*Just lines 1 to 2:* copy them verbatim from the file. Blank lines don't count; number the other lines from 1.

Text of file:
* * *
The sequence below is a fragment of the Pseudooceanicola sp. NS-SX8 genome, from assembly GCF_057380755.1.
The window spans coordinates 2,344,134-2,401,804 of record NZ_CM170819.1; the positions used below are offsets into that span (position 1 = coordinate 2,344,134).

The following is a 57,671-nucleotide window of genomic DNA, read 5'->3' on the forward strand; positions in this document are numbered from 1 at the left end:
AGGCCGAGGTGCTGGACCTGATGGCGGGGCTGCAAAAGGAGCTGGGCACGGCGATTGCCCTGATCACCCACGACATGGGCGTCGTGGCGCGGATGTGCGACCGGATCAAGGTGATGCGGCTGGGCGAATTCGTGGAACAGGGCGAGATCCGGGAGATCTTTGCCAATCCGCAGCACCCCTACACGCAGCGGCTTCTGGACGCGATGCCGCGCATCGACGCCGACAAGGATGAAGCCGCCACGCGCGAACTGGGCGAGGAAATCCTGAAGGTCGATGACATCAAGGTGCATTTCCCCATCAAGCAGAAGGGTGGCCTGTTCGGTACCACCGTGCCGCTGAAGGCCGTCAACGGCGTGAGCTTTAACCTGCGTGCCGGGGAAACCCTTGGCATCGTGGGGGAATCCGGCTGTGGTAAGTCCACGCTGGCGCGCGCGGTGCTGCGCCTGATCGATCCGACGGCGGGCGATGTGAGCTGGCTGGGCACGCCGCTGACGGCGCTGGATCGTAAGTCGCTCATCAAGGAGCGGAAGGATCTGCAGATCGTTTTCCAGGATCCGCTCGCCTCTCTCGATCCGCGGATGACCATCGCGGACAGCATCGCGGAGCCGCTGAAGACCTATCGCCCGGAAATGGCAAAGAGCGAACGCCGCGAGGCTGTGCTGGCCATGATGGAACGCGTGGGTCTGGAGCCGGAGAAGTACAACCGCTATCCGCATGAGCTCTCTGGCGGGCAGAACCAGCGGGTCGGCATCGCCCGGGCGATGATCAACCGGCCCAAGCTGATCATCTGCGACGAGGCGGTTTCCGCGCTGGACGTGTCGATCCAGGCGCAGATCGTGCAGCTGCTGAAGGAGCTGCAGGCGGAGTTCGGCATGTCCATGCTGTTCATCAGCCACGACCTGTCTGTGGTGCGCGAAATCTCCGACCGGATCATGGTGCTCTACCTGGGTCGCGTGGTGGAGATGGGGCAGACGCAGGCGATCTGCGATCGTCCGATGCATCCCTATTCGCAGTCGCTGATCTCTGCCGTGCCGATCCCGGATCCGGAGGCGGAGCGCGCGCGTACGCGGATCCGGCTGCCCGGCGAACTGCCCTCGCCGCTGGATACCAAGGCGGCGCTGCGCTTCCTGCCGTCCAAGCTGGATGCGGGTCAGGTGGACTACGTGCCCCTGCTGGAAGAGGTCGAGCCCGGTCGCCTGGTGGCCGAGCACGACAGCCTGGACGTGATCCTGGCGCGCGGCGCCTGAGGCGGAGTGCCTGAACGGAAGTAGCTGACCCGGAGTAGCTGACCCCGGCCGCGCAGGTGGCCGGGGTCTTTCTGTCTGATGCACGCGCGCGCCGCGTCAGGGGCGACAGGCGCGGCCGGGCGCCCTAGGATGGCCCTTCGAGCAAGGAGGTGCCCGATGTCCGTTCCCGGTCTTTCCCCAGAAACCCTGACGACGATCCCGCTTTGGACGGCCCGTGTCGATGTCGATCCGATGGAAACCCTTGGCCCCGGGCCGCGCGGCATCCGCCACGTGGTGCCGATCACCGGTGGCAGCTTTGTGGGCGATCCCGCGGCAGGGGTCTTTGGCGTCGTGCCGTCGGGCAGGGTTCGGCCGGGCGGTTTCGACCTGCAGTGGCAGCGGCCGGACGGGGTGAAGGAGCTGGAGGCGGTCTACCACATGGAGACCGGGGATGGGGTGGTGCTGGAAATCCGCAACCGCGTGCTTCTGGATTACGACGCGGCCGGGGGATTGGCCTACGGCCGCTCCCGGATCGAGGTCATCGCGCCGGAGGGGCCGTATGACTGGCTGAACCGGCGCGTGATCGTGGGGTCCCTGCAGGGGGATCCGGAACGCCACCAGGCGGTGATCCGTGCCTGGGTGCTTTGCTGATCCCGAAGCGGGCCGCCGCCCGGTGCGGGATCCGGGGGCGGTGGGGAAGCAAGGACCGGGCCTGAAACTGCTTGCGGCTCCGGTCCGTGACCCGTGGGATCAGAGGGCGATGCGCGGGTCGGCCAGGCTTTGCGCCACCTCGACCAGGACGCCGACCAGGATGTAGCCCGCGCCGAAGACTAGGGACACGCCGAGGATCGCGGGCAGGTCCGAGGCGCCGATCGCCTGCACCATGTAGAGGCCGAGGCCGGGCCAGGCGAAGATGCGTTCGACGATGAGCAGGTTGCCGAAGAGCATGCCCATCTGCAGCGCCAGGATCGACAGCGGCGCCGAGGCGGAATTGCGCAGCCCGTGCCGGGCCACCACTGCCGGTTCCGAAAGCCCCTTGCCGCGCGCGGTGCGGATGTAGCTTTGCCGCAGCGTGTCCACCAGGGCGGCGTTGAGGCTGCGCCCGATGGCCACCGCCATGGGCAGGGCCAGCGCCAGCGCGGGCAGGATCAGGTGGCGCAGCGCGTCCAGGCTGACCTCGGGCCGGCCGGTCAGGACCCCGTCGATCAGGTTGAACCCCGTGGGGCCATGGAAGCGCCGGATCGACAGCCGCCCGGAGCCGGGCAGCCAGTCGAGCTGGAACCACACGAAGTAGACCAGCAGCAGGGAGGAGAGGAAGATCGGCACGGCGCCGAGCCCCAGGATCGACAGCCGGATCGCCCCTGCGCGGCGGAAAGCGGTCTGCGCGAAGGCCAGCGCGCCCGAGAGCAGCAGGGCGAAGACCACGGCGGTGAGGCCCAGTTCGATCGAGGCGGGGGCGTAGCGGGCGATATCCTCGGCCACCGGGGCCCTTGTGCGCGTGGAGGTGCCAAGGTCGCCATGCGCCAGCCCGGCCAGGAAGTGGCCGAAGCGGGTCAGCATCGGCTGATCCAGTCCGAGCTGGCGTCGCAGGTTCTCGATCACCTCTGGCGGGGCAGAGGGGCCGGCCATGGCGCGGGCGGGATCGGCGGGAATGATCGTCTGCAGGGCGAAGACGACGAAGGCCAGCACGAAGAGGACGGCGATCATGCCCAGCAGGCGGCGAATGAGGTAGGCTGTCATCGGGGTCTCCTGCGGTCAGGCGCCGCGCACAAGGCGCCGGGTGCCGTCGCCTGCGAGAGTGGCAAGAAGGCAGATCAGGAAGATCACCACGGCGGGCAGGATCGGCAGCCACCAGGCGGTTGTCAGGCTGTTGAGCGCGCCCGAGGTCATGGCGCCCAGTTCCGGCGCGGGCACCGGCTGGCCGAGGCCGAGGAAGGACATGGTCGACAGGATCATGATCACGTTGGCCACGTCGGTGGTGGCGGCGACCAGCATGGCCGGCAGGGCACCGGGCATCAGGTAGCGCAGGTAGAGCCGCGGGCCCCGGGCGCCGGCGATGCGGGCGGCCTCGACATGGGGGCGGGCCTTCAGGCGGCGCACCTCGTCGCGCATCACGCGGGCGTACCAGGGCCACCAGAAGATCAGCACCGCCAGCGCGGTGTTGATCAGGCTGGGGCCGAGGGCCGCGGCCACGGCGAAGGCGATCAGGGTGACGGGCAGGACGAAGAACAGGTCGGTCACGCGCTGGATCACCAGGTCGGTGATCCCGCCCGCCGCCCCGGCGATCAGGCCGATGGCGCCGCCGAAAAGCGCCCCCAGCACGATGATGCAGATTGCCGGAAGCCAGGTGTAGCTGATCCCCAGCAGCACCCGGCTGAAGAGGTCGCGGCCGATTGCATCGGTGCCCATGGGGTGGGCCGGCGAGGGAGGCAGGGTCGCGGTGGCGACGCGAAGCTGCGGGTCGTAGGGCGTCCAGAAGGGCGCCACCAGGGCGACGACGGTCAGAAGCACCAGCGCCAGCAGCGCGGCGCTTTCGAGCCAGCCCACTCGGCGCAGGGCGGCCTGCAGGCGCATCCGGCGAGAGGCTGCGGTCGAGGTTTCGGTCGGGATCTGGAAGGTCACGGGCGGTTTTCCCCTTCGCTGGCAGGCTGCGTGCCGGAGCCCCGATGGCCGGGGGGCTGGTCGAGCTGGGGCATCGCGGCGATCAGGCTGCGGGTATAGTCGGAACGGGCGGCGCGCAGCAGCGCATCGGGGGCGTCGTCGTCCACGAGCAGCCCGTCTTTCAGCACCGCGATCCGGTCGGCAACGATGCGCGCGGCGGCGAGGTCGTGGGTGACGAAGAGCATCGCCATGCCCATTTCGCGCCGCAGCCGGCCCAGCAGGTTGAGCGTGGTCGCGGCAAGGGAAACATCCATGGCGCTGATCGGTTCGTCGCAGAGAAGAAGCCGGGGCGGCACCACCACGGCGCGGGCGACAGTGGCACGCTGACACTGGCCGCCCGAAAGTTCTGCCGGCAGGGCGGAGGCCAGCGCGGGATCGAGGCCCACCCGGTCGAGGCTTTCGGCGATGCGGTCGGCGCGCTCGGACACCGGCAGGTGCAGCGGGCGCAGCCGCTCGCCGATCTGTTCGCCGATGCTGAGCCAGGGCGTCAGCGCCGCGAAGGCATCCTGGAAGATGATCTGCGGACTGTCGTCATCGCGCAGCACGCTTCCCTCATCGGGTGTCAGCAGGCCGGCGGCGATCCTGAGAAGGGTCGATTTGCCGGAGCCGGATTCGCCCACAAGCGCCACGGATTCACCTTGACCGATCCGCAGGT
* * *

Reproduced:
The sequence below is a fragment of the Pseudooceanicola sp. NS-SX8 genome, from assembly GCF_057380755.1.
The window spans coordinates 2,344,134-2,401,804 of record NZ_CM170819.1; the positions used below are offsets into that span (position 1 = coordinate 2,344,134).